A new study has revealed that children with higher IQ are at greater risk of developing bipolar disorder in adulthood. With the study, researcher found an interlink between intelligence, creativity and manic traits lifetime.
Bipolar disorder is a mental condition marked by alternating periods of elation and depression. These types of maniac features including frequent mood swings are closely linked with intelligence and better IQ.
For the study. a team of researchers from the Universities of Glasgow, Bristol, Cardiff and Texas observed data of 1,881 participants from the ‘Children of the 90s’ birth cohort, also known as the Avon Longitudinal Study of Parents and Children (ALSPAC). Researchers took the IQ tests at the age of eight, then they checked those participants for maniac features when they turned 22-23 years old.
Study authors noted that children who scored nearly 10 points higher than the average children had 10 percent more chances of developing manic traits like bipolar disorder at later stage in life. In addition, children with better verbal IQ (VIQ) were at greater risk of abnormal traits in later life.
The study found that better the IQ, higher the risk of bipolar disorder in adulthood. Professor Daniel Smith of University of Glasgow said that better IQ doesn’t mean that children will show maniac traits in future and there isn’t any clear-cut risk factor. However, there are chances that it might lead bipolar disorder and this interlink needs to be understood fully.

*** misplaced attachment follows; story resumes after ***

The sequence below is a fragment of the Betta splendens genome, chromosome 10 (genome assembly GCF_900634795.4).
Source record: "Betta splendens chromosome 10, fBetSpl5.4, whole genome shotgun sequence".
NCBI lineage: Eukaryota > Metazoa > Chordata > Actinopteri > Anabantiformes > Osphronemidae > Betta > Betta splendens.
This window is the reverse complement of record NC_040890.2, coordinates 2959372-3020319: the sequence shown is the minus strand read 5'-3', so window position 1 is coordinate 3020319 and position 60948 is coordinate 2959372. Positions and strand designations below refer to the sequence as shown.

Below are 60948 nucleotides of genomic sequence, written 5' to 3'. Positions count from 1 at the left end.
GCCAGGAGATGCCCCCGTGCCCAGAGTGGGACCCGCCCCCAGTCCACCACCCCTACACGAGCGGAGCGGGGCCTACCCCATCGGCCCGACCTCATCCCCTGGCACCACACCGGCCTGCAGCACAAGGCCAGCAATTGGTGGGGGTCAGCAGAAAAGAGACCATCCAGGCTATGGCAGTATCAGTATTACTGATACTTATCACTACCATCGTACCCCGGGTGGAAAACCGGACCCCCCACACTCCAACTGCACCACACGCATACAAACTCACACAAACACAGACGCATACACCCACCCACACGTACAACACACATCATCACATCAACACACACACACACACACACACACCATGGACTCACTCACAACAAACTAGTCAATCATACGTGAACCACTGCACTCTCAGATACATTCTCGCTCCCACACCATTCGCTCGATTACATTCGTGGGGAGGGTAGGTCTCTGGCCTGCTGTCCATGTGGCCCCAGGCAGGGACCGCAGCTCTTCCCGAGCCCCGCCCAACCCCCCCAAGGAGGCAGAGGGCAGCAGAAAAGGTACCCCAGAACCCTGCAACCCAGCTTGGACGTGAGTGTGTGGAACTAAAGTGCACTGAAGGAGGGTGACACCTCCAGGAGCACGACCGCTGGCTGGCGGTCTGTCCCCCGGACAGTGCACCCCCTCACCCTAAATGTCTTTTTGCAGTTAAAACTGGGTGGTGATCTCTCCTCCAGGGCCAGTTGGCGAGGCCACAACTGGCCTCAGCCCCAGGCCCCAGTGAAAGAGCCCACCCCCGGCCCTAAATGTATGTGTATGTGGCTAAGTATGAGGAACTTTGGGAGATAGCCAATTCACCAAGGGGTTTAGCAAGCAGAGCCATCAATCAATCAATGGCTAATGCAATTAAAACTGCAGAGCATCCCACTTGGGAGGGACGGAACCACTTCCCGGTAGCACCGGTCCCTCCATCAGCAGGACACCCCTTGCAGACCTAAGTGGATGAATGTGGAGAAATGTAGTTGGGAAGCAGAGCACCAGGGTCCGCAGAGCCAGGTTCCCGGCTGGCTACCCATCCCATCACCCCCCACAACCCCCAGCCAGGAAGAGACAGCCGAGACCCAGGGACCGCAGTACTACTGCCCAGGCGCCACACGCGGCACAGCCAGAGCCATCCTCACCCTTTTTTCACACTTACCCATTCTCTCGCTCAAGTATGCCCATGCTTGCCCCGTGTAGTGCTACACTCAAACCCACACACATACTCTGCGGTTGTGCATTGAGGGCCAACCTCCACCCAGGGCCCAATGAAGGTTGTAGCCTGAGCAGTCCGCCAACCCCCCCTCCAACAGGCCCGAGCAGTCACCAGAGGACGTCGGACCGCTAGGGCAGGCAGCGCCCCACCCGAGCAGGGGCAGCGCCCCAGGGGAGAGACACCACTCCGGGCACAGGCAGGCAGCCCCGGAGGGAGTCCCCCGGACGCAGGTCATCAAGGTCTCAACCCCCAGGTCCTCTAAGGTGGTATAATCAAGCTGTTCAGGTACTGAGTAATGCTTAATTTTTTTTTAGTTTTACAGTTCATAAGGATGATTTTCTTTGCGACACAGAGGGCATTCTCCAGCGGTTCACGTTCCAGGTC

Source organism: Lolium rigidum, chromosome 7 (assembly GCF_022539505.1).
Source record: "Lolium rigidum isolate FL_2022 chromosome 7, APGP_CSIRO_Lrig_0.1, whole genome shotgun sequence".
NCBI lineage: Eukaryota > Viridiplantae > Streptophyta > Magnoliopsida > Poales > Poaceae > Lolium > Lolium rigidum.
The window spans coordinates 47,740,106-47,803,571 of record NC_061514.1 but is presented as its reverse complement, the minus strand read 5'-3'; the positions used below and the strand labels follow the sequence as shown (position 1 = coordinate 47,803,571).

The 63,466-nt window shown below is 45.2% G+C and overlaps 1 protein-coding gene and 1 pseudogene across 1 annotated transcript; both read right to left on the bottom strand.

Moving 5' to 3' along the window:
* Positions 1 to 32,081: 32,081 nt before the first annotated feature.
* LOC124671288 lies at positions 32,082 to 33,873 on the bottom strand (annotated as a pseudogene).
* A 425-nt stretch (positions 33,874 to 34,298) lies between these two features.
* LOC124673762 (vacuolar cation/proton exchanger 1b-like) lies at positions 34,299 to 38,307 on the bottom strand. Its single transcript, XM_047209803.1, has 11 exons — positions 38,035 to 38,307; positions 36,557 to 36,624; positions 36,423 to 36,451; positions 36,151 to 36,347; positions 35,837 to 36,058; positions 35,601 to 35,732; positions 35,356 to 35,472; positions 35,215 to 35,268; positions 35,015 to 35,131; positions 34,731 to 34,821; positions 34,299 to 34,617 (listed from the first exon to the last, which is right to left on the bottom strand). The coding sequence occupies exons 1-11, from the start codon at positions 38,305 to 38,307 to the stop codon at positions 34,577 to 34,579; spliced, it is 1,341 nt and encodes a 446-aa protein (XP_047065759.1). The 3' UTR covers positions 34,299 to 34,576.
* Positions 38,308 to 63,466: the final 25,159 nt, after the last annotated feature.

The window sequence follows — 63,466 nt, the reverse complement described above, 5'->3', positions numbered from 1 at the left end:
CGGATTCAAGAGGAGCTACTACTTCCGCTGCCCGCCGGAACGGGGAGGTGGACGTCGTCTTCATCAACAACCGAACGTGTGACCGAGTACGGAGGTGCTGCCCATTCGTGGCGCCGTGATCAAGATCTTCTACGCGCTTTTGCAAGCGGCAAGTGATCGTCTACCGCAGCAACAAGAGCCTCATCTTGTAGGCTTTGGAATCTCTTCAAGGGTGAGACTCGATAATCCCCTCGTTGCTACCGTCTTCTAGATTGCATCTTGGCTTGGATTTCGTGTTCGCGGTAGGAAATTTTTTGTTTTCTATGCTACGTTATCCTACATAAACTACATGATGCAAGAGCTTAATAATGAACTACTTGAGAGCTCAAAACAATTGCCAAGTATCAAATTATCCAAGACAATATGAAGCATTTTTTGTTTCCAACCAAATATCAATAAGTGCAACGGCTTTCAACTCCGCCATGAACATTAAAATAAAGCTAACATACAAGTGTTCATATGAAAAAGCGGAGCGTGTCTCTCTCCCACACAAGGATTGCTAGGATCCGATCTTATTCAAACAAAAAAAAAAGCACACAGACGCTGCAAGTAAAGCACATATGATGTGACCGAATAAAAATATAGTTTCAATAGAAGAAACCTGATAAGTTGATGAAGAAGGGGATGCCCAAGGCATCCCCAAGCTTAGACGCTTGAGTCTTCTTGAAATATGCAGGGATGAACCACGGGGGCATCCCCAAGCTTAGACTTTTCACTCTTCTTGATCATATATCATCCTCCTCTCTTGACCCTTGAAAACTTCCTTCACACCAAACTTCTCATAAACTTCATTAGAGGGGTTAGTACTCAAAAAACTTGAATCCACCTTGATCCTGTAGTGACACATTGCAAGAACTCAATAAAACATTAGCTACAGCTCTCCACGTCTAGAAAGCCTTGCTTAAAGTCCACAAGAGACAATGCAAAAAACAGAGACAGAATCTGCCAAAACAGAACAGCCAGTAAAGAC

The study has brought out an astonishing notion. It will help in early detection of bipolar disorder. However, more research is needed to confirm the findings and show that intelligence leads to bipolar disorder. Intelligence which made humans superior of all other species might have its negative side too which causes manic traits in humans.
The study appeared in the British Journal of Psychiatry.Tags: adult, bipolar disorder, brain, children, creativity, intelligence, maniac